Letter text (PDF)
Boston (November 20, 2023) – Senator Edward J. Markey (D-Mass.), a member of the Commerce, Science, and Transportation Committee, today sent a letter to Clearview AI demanding answers from the company about its facial recognition technology. In his letter, Senator Markey expressed serious concerns about Clearview AI’s mass collection of biometric information without individual consent, arguing that Clearview AI’s practices pose a serious threat to privacy and civil liberties, particularly for people of color. A recent report indicated that a Louisiana sheriff’s office relied on incorrect Clearview AI resulting in the wrongful arrest of a Black Georgia resident who never visited Louisiana.
In the letter to Clearview AI CEO Hoan Ton-That, Senator Markey wrote: “Facial recognition technologies – and Clearview AI’s system in particular – pose a serious threat to privacy rights and civil liberties. Especially in the context of law enforcement use of your product, the American people should not have to give up their privacy for public safety. If Clearview AI is serious about participating in Congress’ work to regulate artificial intelligence, I urge your company to consider the privacy risks of facial recognition technology and be transparent about your company’s development and use of its facial recognition system.”
The senator requests Clearview AI to respond to the following questions by December 11, 2023:
- Please describe Clearview AI’s process for storing the photos it scrapes from the web and the face prints (or face vectors) it detects on those photos.
- Please identify the data that Clearview AI used to train its facial recognition algorithms.
- Does Clearview AI track the race, gender, ethnicity, age and other demographic indicators of individuals in images submitted to and generated by customer searches?
- Although Clearview AI has submitted algorithms for testing by the National Institute of Standards and Technology, this testing is not designed to replicate real-world conditions. Has Clearview AI tested the accuracy and reliability of its system under conditions similar to real-world use by law enforcement, including use on low-quality probe images and use by poorly trained or untrained law enforcement personnel? If so, was this test performed by an independent auditor? If yes, please provide the results of this test.
- Please list all of Clearview AI’s public and private customers that have access to Clearview AI’s database, including federal government entities such as intelligence and law enforcement agencies and state and local government entities such as public schools.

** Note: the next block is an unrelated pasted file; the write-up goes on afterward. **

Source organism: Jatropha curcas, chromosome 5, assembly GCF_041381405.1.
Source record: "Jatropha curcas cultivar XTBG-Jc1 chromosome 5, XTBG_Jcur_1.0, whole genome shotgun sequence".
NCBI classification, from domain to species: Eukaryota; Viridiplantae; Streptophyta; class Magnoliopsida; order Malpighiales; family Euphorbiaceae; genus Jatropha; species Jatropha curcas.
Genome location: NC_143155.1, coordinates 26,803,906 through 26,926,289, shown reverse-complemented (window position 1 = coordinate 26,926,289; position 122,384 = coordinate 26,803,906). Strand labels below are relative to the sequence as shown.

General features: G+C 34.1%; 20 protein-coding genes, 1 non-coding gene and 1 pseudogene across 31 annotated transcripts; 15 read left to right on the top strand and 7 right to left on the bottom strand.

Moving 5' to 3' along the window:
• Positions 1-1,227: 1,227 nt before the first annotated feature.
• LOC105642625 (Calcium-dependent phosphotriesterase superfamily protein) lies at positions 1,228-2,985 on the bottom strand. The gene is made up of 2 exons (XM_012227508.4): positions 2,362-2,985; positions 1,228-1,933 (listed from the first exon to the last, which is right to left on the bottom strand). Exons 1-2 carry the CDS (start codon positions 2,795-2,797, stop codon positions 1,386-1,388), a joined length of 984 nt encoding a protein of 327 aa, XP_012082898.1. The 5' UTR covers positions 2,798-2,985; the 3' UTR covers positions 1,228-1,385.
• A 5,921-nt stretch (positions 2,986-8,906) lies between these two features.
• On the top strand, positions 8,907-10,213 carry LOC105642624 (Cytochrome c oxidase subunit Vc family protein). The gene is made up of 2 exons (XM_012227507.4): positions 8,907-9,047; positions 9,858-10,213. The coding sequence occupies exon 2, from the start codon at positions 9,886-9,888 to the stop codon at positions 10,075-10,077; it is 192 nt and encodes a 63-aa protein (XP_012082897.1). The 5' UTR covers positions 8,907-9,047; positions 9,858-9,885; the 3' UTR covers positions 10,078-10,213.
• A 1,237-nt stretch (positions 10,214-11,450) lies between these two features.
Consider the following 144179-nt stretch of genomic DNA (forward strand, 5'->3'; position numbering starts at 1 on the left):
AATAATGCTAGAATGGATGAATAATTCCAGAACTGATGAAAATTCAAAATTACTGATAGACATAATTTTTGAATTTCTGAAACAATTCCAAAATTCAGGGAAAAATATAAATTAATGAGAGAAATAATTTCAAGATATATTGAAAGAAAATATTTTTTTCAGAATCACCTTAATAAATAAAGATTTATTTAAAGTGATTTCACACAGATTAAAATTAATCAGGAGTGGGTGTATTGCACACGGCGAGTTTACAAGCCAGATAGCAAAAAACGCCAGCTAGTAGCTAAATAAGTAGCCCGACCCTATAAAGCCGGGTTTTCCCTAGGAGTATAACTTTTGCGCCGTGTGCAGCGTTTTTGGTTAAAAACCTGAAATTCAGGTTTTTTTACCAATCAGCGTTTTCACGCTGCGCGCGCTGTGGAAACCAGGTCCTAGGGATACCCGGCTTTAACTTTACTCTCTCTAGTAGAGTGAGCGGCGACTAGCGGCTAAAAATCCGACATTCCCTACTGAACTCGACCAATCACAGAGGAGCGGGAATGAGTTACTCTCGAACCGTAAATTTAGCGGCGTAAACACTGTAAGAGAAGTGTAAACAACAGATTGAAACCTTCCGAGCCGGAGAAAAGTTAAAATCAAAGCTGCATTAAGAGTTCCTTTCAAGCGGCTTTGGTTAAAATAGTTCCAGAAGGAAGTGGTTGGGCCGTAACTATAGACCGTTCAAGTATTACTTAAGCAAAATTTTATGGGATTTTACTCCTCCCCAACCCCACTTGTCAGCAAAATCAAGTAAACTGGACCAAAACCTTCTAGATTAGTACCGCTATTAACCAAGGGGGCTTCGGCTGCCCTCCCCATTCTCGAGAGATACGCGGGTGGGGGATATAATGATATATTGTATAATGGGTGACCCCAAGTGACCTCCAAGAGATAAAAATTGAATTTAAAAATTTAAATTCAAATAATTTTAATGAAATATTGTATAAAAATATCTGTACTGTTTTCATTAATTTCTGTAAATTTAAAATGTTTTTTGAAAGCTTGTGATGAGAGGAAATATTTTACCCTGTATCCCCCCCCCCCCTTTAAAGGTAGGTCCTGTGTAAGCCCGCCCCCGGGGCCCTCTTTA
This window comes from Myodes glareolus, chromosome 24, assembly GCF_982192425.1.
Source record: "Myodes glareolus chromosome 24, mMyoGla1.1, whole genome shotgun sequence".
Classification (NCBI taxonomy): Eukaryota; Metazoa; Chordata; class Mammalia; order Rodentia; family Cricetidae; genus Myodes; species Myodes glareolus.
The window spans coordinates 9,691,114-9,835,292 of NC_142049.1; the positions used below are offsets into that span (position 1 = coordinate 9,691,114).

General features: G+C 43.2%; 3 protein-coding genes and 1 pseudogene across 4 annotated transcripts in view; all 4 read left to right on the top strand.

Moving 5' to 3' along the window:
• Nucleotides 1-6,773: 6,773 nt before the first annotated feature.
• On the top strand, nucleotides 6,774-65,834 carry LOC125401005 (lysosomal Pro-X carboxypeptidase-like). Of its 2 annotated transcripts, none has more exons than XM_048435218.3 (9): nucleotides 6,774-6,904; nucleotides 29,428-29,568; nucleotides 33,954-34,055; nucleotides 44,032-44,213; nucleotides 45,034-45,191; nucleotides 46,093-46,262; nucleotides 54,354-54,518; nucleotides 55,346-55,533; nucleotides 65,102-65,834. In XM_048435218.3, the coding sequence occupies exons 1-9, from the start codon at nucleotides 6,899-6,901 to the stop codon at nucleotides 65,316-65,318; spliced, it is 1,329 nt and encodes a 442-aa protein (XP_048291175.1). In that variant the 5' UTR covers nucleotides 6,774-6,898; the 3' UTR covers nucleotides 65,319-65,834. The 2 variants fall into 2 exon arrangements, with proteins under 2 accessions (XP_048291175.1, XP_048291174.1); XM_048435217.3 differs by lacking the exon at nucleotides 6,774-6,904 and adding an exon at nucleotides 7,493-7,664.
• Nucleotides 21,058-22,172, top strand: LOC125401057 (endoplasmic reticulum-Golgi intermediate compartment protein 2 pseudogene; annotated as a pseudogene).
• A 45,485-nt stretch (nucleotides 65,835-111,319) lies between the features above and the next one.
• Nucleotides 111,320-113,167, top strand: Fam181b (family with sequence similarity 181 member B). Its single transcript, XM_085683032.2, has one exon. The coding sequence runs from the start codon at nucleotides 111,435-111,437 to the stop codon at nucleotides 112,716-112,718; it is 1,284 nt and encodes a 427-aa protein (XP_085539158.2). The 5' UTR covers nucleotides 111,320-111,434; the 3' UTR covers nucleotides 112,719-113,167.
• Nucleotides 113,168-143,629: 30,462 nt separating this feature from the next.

- Please identify all Clearview AI public and private customers who have purchased licenses to use Clearview AI’s facial recognition algorithm.
- Has Clearview AI ever revoked access to its facial recognition algorithm from a law enforcement agency?
- Please describe the process a person must go through to remove their facial prints (or face vectors) and photos from Clearview AI’s database.
- Has Clearview AI changed its cybersecurity practices after the 2020 hack? If so, please describe the changes. If not, why not?
- Has Clearview AI developed any product that would allow real-time identification of people using their facial recognition technologies?
- Does Clearview AI attempt to obtain consent or identify another legal basis to collect, maintain or use personal information where required by law?
Senator Markey has called on the federal government to hold facial recognition technology companies accountable. In March, Sens. Markey and Jeff Merkley (D-Ore.), along with Rep. Pramila Jayapal (WA-07), led their colleagues in reintroducing Facial Recognition Act and Biometric Technology Moratorium to prevent the government from using facial recognition and other biometric technologies. In February 2022, he and his colleagues sent a letter to federal agencies urging them to end their use of Clearview AI facial recognition technology. In June 2020, Senator Markey pressed Clearview AI on reports that the company’s facial recognition technology was being used to track and monitor peaceful Black Lives Matter protesters. In April 2020, he asked Clearview AI about its possible role in marketing facial recognition software to government entities for tracking COVID-19 patients. In March 2020, Senator Markey raised concerns about the company’s foreign sales to authoritarian governments and the processing of children’s data. In January 2020, Senator Markey raised the alarm that the company sold its facial recognition product to more than 600 law enforcement agencies.